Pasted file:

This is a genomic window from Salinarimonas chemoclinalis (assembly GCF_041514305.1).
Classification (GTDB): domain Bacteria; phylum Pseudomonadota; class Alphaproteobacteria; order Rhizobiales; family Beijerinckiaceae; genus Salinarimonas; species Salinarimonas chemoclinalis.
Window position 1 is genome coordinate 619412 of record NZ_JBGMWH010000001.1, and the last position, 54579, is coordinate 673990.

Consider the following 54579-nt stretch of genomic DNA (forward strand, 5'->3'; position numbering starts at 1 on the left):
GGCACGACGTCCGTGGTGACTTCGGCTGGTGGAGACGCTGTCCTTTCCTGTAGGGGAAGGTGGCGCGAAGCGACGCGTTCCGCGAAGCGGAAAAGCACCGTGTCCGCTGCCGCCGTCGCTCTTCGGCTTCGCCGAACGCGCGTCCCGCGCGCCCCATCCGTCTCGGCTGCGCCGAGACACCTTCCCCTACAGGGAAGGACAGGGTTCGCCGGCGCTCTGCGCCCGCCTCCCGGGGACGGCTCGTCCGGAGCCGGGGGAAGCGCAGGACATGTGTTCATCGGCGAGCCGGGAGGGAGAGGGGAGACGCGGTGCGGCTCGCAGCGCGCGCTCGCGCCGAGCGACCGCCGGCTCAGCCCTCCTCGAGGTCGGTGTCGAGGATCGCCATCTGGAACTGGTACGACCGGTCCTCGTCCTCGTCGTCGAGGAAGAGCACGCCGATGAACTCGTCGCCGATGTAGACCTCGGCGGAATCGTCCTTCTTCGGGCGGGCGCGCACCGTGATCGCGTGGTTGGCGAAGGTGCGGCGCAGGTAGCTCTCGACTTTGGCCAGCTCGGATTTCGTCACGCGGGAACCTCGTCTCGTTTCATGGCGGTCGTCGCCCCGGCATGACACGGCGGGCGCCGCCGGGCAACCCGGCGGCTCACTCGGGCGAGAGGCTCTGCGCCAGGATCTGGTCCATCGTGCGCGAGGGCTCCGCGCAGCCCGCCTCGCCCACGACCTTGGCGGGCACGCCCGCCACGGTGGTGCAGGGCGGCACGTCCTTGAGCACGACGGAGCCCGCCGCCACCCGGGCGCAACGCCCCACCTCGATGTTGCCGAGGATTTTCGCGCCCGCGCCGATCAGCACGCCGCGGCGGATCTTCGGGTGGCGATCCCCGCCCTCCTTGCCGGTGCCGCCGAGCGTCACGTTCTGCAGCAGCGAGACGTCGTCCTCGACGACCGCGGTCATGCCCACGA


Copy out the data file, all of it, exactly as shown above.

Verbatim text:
This is a genomic window from Salinarimonas chemoclinalis (assembly GCF_041514305.1).
Classification (GTDB): domain Bacteria; phylum Pseudomonadota; class Alphaproteobacteria; order Rhizobiales; family Beijerinckiaceae; genus Salinarimonas; species Salinarimonas chemoclinalis.
Window position 1 is genome coordinate 619412 of record NZ_JBGMWH010000001.1, and the last position, 54579, is coordinate 673990.

Consider the following 54579-nt stretch of genomic DNA (forward strand, 5'->3'; position numbering starts at 1 on the left):
GGCACGACGTCCGTGGTGACTTCGGCTGGTGGAGACGCTGTCCTTTCCTGTAGGGGAAGGTGGCGCGAAGCGACGCGTTCCGCGAAGCGGAAAAGCACCGTGTCCGCTGCCGCCGTCGCTCTTCGGCTTCGCCGAACGCGCGTCCCGCGCGCCCCATCCGTCTCGGCTGCGCCGAGACACCTTCCCCTACAGGGAAGGACAGGGTTCGCCGGCGCTCTGCGCCCGCCTCCCGGGGACGGCTCGTCCGGAGCCGGGGGAAGCGCAGGACATGTGTTCATCGGCGAGCCGGGAGGGAGAGGGGAGACGCGGTGCGGCTCGCAGCGCGCGCTCGCGCCGAGCGACCGCCGGCTCAGCCCTCCTCGAGGTCGGTGTCGAGGATCGCCATCTGGAACTGGTACGACCGGTCCTCGTCCTCGTCGTCGAGGAAGAGCACGCCGATGAACTCGTCGCCGATGTAGACCTCGGCGGAATCGTCCTTCTTCGGGCGGGCGCGCACCGTGATCGCGTGGTTGGCGAAGGTGCGGCGCAGGTAGCTCTCGACTTTGGCCAGCTCGGATTTCGTCACGCGGGAACCTCGTCTCGTTTCATGGCGGTCGTCGCCCCGGCATGACACGGCGGGCGCCGCCGGGCAACCCGGCGGCTCACTCGGGCGAGAGGCTCTGCGCCAGGATCTGGTCCATCGTGCGCGAGGGCTCCGCGCAGCCCGCCTCGCCCACGACCTTGGCGGGCACGCCCGCCACGGTGGTGCAGGGCGGCACGTCCTTGAGCACGACGGAGCCCGCCGCCACCCGGGCGCAACGCCCCACCTCGATGTTGCCGAGGATTTTCGCGCCCGCGCCGATCAGCACGCCGCGGCGGATCTTCGGGTGGCGATCCCCGCCCTCCTTGCCGGTGCCGCCGAGCGTCACGTTCTGCAGCAGCGAGACGTCGTCCTCGACGACCGCGGTCATGCCCACGA